Reading the Silences: Suffrage Activists and Race in Nineteenth-Century Settler Societies

  • Patricia Grimshaw

Abstract

In December 1894 a majority of men in both houses of the legislature of the colony of South Australia passed an Act granting women 21 years and over the right to vote and stand for Parliament. This was without doubt progressive liberal legislation, through which South Australian women became among the first women in the world to enjoy full political rights. Since the 1894 Act had no race bar, Aboriginal women received the vote along with white women, just as Aboriginal men had in effect been enfranchised in 1858 when South Australia brought in universal male suffrage. The vote had done nothing to improve Aboriginal men’s situations, nor the life chances of their families. Aborigines’ problems were multiple; they were by far the most disadvantaged people in the colony though a small group of Chinese, Indian and other non-white immigrants also suffered from white settler racism. The Aborigines, the survivors and children of survivors of the early tragic acts of colonial dispossession, had become increasingly marginalized and impoverished as white settlement flourished.

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Notes

  1. 1.
    See J. Chesterman and B. Galligan, Citizens Without Rights: Aborigines and Australian Citizenship (Melbourne: Cambridge University Press, 1997);CrossRefGoogle Scholar
  2. T. Clarke and B. Galligan, “’Aboriginal Native” and the Institutional Construction of the Australian Citizen 1901–48’, Australian Historical Studies, 26, 105 (October 1995) pp. 523–43;CrossRefGoogle Scholar
  3. P. Grimshaw, ‘A White Woman’s Suffrage’ in H. Irving (ed.), A Woman’s Constitution? Gender and History in the Australian Commonwealth (Sydney: Hale and Iremonger, 1996) pp. 77–97.Google Scholar
  4. 2.
    For fuller development of comparative and detailed suffrage see P. Grimshaw, ‘Women’s Suffrage in New Zealand Revisited: Writing from the Margins’ in C. Daley and M. Nolan (eds), Suffrage and Beyond: International Feminist Perspectives (Auckland: Auckland University Press, 1994) pp. 25–41.Google Scholar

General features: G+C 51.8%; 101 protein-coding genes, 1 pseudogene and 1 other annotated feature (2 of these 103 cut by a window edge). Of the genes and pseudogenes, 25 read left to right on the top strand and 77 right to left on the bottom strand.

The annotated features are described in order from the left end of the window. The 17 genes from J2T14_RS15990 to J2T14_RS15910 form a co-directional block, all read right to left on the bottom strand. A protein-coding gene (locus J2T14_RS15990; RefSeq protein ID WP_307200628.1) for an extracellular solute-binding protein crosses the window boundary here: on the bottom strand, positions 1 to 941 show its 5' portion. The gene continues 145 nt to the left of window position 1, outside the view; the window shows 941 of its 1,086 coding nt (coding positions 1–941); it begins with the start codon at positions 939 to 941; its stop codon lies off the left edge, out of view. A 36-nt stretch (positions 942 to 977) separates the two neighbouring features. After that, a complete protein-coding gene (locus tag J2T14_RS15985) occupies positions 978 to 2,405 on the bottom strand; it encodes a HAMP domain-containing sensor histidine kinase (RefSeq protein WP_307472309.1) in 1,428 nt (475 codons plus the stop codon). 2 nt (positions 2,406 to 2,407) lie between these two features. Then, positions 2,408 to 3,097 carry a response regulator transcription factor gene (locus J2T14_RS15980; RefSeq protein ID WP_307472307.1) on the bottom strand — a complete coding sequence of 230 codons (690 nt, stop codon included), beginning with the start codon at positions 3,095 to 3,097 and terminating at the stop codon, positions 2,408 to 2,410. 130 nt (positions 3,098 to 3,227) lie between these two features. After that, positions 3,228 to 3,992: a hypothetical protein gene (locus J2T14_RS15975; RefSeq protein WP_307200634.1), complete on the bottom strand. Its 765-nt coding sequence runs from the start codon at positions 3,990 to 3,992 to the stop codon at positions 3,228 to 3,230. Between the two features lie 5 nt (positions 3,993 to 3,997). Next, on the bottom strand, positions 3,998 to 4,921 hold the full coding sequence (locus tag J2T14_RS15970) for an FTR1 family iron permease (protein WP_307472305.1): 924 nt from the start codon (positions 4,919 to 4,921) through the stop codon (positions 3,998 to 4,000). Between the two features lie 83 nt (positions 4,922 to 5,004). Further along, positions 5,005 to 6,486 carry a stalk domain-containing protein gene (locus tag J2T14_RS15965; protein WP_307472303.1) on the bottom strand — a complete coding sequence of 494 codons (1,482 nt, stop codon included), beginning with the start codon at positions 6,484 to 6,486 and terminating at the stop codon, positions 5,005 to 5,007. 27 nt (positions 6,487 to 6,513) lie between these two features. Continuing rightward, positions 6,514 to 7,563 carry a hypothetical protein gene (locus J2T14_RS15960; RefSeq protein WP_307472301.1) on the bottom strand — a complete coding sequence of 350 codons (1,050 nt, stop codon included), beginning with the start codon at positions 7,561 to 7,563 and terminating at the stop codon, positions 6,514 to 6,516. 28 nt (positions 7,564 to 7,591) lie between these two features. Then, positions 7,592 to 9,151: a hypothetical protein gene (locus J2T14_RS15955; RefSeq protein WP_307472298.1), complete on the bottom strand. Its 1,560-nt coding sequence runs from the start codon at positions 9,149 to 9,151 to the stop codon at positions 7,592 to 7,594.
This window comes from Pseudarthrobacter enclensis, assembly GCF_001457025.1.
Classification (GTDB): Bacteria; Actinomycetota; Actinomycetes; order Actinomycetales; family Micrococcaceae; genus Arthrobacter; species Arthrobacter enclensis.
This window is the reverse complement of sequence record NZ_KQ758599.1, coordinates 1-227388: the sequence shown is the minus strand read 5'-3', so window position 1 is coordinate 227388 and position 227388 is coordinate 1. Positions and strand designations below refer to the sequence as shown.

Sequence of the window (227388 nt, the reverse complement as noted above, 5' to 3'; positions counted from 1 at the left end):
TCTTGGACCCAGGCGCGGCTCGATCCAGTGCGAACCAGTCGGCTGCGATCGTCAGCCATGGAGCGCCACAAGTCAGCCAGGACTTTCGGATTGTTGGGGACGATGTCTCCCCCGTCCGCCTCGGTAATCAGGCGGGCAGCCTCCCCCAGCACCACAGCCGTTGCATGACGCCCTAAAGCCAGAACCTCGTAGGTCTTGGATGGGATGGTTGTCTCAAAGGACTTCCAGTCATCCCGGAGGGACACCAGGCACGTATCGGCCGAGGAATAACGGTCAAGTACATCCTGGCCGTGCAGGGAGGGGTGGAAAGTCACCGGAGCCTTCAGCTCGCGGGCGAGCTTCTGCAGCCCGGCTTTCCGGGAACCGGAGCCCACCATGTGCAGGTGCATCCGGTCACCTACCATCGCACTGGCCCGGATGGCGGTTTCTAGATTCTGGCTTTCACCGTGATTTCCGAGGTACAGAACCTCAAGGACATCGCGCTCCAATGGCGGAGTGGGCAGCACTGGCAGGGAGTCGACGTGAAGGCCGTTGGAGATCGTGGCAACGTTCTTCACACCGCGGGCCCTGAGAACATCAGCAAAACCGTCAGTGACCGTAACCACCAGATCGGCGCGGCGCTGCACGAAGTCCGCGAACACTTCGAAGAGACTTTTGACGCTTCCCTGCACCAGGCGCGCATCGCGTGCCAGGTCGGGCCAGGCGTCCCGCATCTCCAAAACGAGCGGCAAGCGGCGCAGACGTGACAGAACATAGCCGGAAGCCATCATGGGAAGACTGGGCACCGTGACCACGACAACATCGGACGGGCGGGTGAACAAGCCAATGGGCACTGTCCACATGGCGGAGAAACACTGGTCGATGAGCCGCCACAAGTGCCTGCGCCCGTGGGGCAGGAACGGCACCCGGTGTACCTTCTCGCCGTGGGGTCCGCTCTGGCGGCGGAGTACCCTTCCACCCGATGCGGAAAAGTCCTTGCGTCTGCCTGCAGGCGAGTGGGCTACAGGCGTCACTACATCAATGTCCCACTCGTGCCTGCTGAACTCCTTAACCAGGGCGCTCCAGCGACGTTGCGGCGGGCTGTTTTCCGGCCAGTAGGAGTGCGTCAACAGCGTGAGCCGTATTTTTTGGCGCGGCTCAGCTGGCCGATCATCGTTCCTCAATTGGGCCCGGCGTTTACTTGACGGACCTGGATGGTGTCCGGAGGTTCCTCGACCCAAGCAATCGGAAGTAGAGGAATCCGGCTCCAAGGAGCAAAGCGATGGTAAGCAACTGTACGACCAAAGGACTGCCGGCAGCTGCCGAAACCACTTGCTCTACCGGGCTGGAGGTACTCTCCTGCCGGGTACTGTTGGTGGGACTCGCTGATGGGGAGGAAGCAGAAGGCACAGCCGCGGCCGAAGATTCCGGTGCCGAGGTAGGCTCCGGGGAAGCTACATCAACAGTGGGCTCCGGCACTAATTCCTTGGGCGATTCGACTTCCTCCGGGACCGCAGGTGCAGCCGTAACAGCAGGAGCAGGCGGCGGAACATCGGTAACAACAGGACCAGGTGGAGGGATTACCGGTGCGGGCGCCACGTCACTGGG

5. See also R. Grimshaw, ‘Gender, Citizenship and Race in the Woman’s Christian Temperance Union of Australia, 1890 to the 1930s’; Australian Feminist Studies (October 1998) pp. 199–214;Google Scholar
  6. R Grimshaw, Women’s Suffrage in New Zealand, revised edition (Auckland: Auckland University Press, 1987);Google Scholar
  7. P. Grimshaw, ‘Suffragists Representing Race and Gender in the American West: The Case of Colorado’ in P. Grimshaw and D. Kirkby (eds), Dealing With Difference: Essays in Gender Culture and History (Melbourne: Melbourne University Monographs, 1997) pp. 67–91.Google Scholar
  8. 3.
    See P. Hulme and L. Jordanova (eds), The Enlightenment and Its Shadows (London: Routledge, 1990);Google Scholar
  9. P. Grimshaw, Colonialism, Gender and Representations of Race (Melbourne: Melbourne University History Occasional Papers, 1994).Google Scholar
  10. 4.
    I. Tyrrell, Woman’s World, Woman’s Empire: The Woman’s Christian Temperance Union in International Perspective, 1880–1930 (Chapel Hill: University of North Carolina Press, 1991).Google Scholar
  11. 11.
    I. H. Harper, The Life and Work of Susan B. Anthony. Volume 1 (New York: Arno, 1969) p. 490.Google Scholar

Copyright information

© Patricia Grimshaw 2001

Authors and Affiliations

  • Patricia Grimshaw

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